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Exclusive: Jemima Khan discusses breaking boundaries, Princess Diana and royal family's arranged marriages

The British humanitarian has released her new film What's Love Got to Do with It?

jemima khan black and white
Sharnaz Shahid
Deputy Online Editor
8 March 2023
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Jemima Khan's new project is, amazingly, one which has been ten years in the making. It's her debut romantic comedy What's Love Got to Do with It? which thoughtfully explores the subject of arranged marriages and what different cultures can teach each other.

Mother-of-two Jemima sits down with HELLO! to explain why it was "nerve-wracking" showing the movie to her sons, as well as her own views on arranged marriages and why she included a special nod to Princess Diana in the film.

Jemima, the daughter of the late billionaire businessman Sir James Goldsmith, wrote and produced the movie, which stars Lily James, Shazad Latif, Shabana Azmi and Emma Thompson. It shares a beautiful and uplifting insight into the conventions followed by some of today's generation of British Asians with regard to arranged marriages.

jemima khan cover shot

Jemima takes part in HELLO!'s International Women's Day issue

Jemima, whose thought-provoking writing has won her accolades and a large following, drew on her own experiences of what different cultures can teach each other. She married famous Pakistani politician and former cricketer, Imran Khan, and spent 10 years living in Pakistan. The two were married in a lavish ceremony in Paris in 1995 and went on to have two sons together, but eventually divorced in 2004.

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Despite their divorce, Jemima and Imran have maintained a close friendship, with the 49-year-old even publicly supporting Imran's political aspirations. He eventually became the Prime Minister of Pakistan in 2018.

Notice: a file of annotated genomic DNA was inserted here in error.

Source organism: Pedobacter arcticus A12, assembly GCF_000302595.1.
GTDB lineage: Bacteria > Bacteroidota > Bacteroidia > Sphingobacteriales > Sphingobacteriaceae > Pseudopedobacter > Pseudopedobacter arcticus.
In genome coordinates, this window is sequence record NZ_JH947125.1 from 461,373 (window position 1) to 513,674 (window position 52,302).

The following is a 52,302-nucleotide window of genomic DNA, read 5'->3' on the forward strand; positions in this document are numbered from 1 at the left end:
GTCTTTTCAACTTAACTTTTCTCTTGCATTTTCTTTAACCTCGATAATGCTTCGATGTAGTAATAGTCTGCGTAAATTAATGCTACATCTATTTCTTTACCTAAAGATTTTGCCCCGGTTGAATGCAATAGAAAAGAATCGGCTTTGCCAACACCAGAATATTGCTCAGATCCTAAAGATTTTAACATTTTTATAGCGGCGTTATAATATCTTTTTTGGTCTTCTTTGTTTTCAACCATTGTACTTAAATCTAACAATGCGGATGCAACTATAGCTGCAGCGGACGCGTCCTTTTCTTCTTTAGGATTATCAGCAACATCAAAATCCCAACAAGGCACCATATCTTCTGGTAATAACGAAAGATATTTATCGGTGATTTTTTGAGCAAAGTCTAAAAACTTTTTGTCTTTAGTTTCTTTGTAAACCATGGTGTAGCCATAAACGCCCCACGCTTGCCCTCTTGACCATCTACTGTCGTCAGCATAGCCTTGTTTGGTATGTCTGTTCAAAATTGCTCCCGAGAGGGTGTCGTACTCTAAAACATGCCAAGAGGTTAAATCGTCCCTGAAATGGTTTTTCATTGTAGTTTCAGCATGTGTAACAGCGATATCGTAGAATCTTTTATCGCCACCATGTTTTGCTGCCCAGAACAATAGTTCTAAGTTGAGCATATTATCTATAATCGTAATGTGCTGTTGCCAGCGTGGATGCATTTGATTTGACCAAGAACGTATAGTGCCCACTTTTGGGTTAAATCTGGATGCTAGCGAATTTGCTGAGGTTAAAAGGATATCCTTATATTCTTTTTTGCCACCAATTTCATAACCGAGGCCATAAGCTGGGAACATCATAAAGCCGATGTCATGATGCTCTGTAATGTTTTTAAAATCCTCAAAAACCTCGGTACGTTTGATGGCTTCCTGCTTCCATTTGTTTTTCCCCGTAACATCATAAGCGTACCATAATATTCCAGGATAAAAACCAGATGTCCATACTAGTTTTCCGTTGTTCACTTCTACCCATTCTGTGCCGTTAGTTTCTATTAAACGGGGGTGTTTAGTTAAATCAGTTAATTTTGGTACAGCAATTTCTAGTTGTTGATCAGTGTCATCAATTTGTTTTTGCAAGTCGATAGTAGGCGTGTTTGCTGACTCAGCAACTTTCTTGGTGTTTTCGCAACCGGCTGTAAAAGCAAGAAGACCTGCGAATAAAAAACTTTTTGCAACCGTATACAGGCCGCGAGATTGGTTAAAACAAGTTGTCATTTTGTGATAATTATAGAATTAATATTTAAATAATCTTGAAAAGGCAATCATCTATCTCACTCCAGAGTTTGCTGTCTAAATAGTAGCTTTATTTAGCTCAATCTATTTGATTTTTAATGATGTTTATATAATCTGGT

jemima khan full body

The screenwriter and philanthropist has stayed close to her ties to Pakistan

Over the years, their relationship garnered much attention and was the subject of much media speculation due to their differences in culture and background - themes which were alluded to in the new movie.

In an exclusive interview with HELLO! in honour of International Women's Day, we get the full story from Jemima.

What an incredible cast from Shabana Azmi to Emma Thompson, what was it like working with them?

We got a great team together. It is amazing even Sajal [Ali], Lily [James] and Shazad [Latif], and even the musical team with Naughty Boy and Nitin [Sawhney]. I feel incredibly lucky and it's really exciting that we're getting to almost the end of this very, very long process which started literally ten years ago.

Your love for Pakistan is no secret. A lot of today's generation will be able to relate to this film - we've not had many intercultural romcoms made within the Asian community, were you conscious of this?

The response from British Asians has been amazing. I'm so happy because obviously, that's nerve-racking, it was nerve-racking showing it to the British Asian audience and then even more nerve-wracking, showing it to my kids. We've had such an amazing response in that respect.

jemima khan princess diana

The mother-of-two was a close friend of Princess Diana

Pakistan and Pakistanis in the UK in general, tend to get a bad rap in the press - would you agree?

It's true - you only have to watch Homeland or Zero Dark Thirty and you go, 'Oh God, they're the baddies again'. Or they're kind of just portrayed as someone kind of backwards and uncool. Pakistan itself is always seen as a kind of scary, inhospitable place which is not my experience at all. Of course, outside of politics, as politics is hell. I really wanted to show Pakistan as somewhere kind of fun, colourful and surprising.

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What was your inspiration behind this beautiful love story?

I think in my ten years of living in Pakistan. I was there from age 20 to 30 and I think that those are quite formative years. I have Pakistani kids and I lived in a joint family household. I lived with my ex-husband's extended family - so his father, his sisters, their husbands, their children, and all his nephews and nieces. There were about 20 of us all living in one house and they were all arranged marriages.

Ours was the only non-arranged marriage in his entire family history and so I saw arranged marriages kind of up close. I saw long-term ones with the older generation, I saw arranged marriages taking place.